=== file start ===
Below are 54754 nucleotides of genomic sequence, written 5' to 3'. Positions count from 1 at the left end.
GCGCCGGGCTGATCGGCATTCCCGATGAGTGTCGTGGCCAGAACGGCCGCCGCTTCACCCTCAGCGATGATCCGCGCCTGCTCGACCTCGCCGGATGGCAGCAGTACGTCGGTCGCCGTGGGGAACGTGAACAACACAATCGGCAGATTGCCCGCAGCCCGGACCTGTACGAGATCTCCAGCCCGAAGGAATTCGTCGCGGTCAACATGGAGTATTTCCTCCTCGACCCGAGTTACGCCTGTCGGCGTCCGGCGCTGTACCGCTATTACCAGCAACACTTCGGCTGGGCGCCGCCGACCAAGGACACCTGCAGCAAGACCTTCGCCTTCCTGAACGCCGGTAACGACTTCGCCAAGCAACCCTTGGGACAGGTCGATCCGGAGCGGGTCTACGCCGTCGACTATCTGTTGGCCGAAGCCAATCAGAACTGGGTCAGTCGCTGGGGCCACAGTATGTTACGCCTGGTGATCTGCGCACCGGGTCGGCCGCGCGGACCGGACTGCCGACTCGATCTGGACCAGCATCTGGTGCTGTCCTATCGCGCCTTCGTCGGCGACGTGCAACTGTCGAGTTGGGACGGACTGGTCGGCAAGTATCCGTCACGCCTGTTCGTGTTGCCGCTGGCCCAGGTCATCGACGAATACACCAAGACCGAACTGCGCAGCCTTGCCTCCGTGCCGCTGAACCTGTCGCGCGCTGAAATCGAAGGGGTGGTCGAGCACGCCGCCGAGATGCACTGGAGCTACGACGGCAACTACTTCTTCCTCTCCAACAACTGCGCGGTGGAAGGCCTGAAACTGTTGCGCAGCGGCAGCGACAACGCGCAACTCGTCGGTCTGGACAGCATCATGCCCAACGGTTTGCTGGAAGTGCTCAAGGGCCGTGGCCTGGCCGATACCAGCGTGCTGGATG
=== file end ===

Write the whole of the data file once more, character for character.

Below are 54754 nucleotides of genomic sequence, written 5' to 3'. Positions count from 1 at the left end.
GCGCCGGGCTGATCGGCATTCCCGATGAGTGTCGTGGCCAGAACGGCCGCCGCTTCACCCTCAGCGATGATCCGCGCCTGCTCGACCTCGCCGGATGGCAGCAGTACGTCGGTCGCCGTGGGGAACGTGAACAACACAATCGGCAGATTGCCCGCAGCCCGGACCTGTACGAGATCTCCAGCCCGAAGGAATTCGTCGCGGTCAACATGGAGTATTTCCTCCTCGACCCGAGTTACGCCTGTCGGCGTCCGGCGCTGTACCGCTATTACCAGCAACACTTCGGCTGGGCGCCGCCGACCAAGGACACCTGCAGCAAGACCTTCGCCTTCCTGAACGCCGGTAACGACTTCGCCAAGCAACCCTTGGGACAGGTCGATCCGGAGCGGGTCTACGCCGTCGACTATCTGTTGGCCGAAGCCAATCAGAACTGGGTCAGTCGCTGGGGCCACAGTATGTTACGCCTGGTGATCTGCGCACCGGGTCGGCCGCGCGGACCGGACTGCCGACTCGATCTGGACCAGCATCTGGTGCTGTCCTATCGCGCCTTCGTCGGCGACGTGCAACTGTCGAGTTGGGACGGACTGGTCGGCAAGTATCCGTCACGCCTGTTCGTGTTGCCGCTGGCCCAGGTCATCGACGAATACACCAAGACCGAACTGCGCAGCCTTGCCTCCGTGCCGCTGAACCTGTCGCGCGCTGAAATCGAAGGGGTGGTCGAGCACGCCGCCGAGATGCACTGGAGCTACGACGGCAACTACTTCTTCCTCTCCAACAACTGCGCGGTGGAAGGCCTGAAACTGTTGCGCAGCGGCAGCGACAACGCGCAACTCGTCGGTCTGGACAGCATCATGCCCAACGGTTTGCTGGAAGTGCTCAAGGGCCGTGGCCTGGCCGATACCAGCGTGCTGGATG